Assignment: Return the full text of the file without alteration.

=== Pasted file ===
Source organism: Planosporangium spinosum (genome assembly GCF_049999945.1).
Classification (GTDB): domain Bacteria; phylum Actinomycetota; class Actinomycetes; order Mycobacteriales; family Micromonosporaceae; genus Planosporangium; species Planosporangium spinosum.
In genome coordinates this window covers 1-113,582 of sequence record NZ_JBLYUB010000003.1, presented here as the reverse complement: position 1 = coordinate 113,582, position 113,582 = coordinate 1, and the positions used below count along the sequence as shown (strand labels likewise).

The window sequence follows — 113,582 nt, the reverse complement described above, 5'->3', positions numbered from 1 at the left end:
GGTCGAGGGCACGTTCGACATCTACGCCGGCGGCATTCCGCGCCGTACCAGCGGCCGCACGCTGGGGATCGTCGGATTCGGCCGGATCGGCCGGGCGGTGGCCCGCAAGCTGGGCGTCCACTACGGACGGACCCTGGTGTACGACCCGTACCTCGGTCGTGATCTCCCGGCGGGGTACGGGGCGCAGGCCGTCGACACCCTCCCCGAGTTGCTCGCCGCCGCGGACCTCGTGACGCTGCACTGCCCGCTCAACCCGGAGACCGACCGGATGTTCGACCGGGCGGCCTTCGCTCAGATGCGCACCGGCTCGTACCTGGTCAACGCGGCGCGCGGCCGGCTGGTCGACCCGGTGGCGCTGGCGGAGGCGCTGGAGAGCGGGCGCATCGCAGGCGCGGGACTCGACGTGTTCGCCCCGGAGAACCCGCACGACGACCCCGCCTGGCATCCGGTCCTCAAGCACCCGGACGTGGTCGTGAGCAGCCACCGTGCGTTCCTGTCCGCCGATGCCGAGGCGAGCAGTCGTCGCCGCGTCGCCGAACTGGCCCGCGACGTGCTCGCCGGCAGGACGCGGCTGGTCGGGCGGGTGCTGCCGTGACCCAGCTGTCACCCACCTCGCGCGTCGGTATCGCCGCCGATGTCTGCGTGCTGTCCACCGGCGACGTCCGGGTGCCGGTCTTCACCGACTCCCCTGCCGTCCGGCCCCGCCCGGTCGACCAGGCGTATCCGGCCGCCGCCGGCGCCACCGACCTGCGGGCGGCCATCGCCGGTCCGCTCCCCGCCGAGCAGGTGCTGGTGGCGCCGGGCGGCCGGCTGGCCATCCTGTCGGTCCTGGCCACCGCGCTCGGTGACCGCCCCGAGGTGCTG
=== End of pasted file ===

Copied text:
Source organism: Planosporangium spinosum (genome assembly GCF_049999945.1).
Classification (GTDB): domain Bacteria; phylum Actinomycetota; class Actinomycetes; order Mycobacteriales; family Micromonosporaceae; genus Planosporangium; species Planosporangium spinosum.
In genome coordinates this window covers 1-113,582 of sequence record NZ_JBLYUB010000003.1, presented here as the reverse complement: position 1 = coordinate 113,582, position 113,582 = coordinate 1, and the positions used below count along the sequence as shown (strand labels likewise).

The window sequence follows — 113,582 nt, the reverse complement described above, 5'->3', positions numbered from 1 at the left end:
GGTCGAGGGCACGTTCGACATCTACGCCGGCGGCATTCCGCGCCGTACCAGCGGCCGCACGCTGGGGATCGTCGGATTCGGCCGGATCGGCCGGGCGGTGGCCCGCAAGCTGGGCGTCCACTACGGACGGACCCTGGTGTACGACCCGTACCTCGGTCGTGATCTCCCGGCGGGGTACGGGGCGCAGGCCGTCGACACCCTCCCCGAGTTGCTCGCCGCCGCGGACCTCGTGACGCTGCACTGCCCGCTCAACCCGGAGACCGACCGGATGTTCGACCGGGCGGCCTTCGCTCAGATGCGCACCGGCTCGTACCTGGTCAACGCGGCGCGCGGCCGGCTGGTCGACCCGGTGGCGCTGGCGGAGGCGCTGGAGAGCGGGCGCATCGCAGGCGCGGGACTCGACGTGTTCGCCCCGGAGAACCCGCACGACGACCCCGCCTGGCATCCGGTCCTCAAGCACCCGGACGTGGTCGTGAGCAGCCACCGTGCGTTCCTGTCCGCCGATGCCGAGGCGAGCAGTCGTCGCCGCGTCGCCGAACTGGCCCGCGACGTGCTCGCCGGCAGGACGCGGCTGGTCGGGCGGGTGCTGCCGTGACCCAGCTGTCACCCACCTCGCGCGTCGGTATCGCCGCCGATGTCTGCGTGCTGTCCACCGGCGACGTCCGGGTGCCGGTCTTCACCGACTCCCCTGCCGTCCGGCCCCGCCCGGTCGACCAGGCGTATCCGGCCGCCGCCGGCGCCACCGACCTGCGGGCGGCCATCGCCGGTCCGCTCCCCGCCGAGCAGGTGCTGGTGGCGCCGGGCGGCCGGCTGGCCATCCTGTCGGTCCTGGCCACCGCGCTCGGTGACCGCCCCGAGGTGCTG